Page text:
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The Law of Diminishing Returns: Much Academic Research Is Either Ignored or Fake

Most of the criticism of higher education revolves around teaching: fees are too high, too little learning is going on, viewpoint diversity is absent. Perhaps because it is less visible to the public, less emphasis is placed on research. Here the problems are similarly significant and growing. For years I thought the problem was mainly over-investment: too many professors were writing too many largely unread papers for mostly obscure journals on trivial topics. Increasingly, however,there is a second problem: a good bit of research cannot be replicated. Being able to reproduce results of others to demonstrate that a consistent relationship exists is the hallmark of the scientific method. Additionally, papers that are supposedly peer reviewed by fellow scholars to check for scientific validity and relevance often are not. And the problem is even worse: occasionally completely bogus research is published from fictitious authors on bizarre research topics.

The most recent scandal involved three scholars who submitted 20 totally fake papers to academic journals, writing under assumed names. Seven of the papers were accepted (four making it into print), seven more were under review, and only six clearly rejected for publication. The most notorious paper was published in a journal, Gender, Place & Culture, that apparently focuses on a topic of existential importance: “feminist geography.” The authors claimed that “Dog parks are Petri dishes for canine ‘rape culture.’” It argued that the rape of female dogs by their male counterparts provides insight into human issues of rape. The paper was a figment of the imagination of the authors, not the non-existent “Helen Wilson” who allegedly wrote it. The 20 papers all focused on an area of research called “grievance studies.”

The publishing of ridiculous, nonsensical papers goes back decades. NYU physicist Alan Sokal authored a paper in Social Text in 1996 full of gibberish and entitled “Transgressing the Boundaries; Toward a Transformative Hermeneutics of Quantum Gravity.” He was showing how barren the ideologically laden, incomprehensible (to most highly literate human beings) postmodernist literature often is. In 2013, a journalist/scientist, John Bohannon, wrote a fake paper with deliberately laughably bad methodology (including no clinical trials) purporting to reveal a promising new cancer fighting drug. He submitted it to over 100 open-access journals, many of which offered to publish it--for a fee. According to the Economist, a scientist in Finland estimates over 400,000 articles in questionable journals are published annually--one every 79 seconds, day and night, 365 days a year. Even in reputable peer reviewed journals, examples of so-called scientific results that cannot be reproduced by others abound. The National Association of Scholars (of which I am a member) in a recent report argued this is a major problem.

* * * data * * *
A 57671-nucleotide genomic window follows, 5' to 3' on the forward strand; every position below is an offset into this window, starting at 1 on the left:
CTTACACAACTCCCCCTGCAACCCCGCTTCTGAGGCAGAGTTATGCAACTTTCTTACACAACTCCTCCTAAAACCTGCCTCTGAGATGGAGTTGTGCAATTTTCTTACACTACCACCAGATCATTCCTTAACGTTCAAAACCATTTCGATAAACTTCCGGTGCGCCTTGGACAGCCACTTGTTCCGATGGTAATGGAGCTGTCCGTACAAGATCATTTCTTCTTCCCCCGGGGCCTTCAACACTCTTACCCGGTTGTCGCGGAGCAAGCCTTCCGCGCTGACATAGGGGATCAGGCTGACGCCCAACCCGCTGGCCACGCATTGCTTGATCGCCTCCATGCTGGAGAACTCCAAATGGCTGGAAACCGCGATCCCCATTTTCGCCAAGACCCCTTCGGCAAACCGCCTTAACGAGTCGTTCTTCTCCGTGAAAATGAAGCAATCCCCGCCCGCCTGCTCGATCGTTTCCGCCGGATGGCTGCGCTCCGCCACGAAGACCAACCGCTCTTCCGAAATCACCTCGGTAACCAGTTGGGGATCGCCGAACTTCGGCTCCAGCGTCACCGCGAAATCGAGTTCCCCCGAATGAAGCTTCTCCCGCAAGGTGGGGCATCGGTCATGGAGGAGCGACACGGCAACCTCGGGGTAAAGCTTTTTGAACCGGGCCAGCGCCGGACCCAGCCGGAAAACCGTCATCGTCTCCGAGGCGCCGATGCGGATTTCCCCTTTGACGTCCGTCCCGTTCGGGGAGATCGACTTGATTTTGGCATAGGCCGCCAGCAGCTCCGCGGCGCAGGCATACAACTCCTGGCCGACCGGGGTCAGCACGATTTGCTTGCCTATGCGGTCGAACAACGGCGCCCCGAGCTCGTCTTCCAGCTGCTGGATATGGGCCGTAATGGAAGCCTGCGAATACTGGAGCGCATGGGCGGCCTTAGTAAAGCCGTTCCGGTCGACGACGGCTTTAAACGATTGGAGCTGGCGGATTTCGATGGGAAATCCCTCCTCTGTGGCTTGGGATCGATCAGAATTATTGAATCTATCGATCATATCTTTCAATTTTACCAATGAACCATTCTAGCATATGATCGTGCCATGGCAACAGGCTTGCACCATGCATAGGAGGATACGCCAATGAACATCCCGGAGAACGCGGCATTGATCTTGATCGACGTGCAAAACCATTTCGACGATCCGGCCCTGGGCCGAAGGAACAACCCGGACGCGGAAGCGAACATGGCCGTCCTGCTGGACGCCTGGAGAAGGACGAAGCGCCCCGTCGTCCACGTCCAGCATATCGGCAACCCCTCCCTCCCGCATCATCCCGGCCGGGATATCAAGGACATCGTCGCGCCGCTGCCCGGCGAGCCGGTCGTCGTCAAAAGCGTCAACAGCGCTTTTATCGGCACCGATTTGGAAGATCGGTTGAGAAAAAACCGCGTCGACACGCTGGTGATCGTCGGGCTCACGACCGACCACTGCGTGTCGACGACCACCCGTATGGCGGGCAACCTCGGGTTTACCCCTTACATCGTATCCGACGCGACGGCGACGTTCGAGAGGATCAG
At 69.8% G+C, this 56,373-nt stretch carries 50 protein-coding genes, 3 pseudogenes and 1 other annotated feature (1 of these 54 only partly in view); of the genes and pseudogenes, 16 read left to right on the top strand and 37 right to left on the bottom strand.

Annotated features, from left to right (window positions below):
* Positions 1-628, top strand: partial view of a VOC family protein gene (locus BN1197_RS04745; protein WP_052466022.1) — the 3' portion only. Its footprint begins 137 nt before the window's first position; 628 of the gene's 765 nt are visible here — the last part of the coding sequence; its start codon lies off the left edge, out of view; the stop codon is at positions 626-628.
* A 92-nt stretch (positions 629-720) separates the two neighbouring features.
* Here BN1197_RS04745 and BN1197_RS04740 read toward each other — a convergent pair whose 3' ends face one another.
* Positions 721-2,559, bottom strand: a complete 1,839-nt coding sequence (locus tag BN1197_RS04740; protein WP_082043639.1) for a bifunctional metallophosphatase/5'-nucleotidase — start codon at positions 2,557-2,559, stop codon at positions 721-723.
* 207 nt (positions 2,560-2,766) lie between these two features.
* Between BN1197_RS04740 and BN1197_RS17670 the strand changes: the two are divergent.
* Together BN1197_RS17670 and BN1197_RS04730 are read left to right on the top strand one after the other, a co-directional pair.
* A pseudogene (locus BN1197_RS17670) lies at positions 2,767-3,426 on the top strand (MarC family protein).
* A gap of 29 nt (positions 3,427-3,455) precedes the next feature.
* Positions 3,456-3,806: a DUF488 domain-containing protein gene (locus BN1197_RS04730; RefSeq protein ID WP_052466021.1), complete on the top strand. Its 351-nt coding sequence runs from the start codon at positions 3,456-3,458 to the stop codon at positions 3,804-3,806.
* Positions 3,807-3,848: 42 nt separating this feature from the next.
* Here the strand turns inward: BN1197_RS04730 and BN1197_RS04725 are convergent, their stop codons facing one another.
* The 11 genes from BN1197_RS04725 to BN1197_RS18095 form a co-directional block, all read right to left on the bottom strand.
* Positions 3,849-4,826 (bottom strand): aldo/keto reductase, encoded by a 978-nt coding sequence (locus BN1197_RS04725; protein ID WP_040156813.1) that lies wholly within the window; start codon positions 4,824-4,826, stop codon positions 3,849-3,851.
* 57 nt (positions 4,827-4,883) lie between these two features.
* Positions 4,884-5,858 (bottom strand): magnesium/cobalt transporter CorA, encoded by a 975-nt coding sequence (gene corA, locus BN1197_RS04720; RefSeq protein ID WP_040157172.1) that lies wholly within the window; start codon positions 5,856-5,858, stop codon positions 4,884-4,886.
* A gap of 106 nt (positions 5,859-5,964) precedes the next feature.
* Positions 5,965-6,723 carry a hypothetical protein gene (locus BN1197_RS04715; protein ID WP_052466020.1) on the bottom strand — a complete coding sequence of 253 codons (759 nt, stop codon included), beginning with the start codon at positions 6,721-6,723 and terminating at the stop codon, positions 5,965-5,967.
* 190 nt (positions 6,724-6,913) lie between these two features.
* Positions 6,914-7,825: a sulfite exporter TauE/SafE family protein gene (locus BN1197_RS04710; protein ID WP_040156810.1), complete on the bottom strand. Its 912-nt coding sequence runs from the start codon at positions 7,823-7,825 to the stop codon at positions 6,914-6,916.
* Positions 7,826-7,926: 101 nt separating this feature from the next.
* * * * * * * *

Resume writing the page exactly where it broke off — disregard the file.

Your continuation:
Why are conventional standards of scholarship being abandoned? Several favors are at work. First, there are too many professors writing under the pressure of “publish or perish” for too many journals, most of which almost no one reads. The professors must publish to advance professionally, yet there are not enough truly reputable journals to assure that everyone gets published enough to meet minimal academic expectations. Second, the Law of Diminishing Returns is working: the first or fifth or maybe even the 20th paper on an interesting subject adds something to the stock of knowledge, but at some point, maybe the 100th paper, there is literally nothing left of significance worth saying.

Third, and perhaps more controversial, ideologically driven individuals are creating so-called academic disciplines in order to provide outlets for their views and to get tenure. The notion of a journal with a feminist geography orientation is an example. Does the Real World (outside of academia) recognize the need or validity of combining the study of places with issues relating to gender? In order to disguise the paucity of real content, many articles use incomprehensible jargon that sounds learned but which masks the paucity of scientific content and the ideological predilections of the author. College presidents more interested in job security and campus peace than academic truth and integrity have allowed creating pseudo disciplines and academic departments in a largely futile effort to bribe and appease leftest campus ideologues.

Is it no wonder Gallup poll data show a sharp declining public confidence in universities in just the last three years.

Richard K. Vedder is a Senior Fellow at the Independent Institute, Distinguished Emeritus Professor of Economics at Ohio University, and co-author (with Lowell Gallaway) of the award-winning Independent Institute book, Out of Work: Unemployment and Government in Twentieth-Century America.

From Richard K. Vedder
CAN TEACHERS OWN THEIR OWN SCHOOLS?: New Strategies for Educational Excellence
In Can Teachers Own Their Own Schools?, Richard Vedder examines the economics, history, and politics of education and argues that public schools should be privatized. Privatized public schools would benefit from competition, market discipline, and the incentives essential to produce cost-effective, educational quality, and attract the additional funding and expertise needed to revolutionize school systems.

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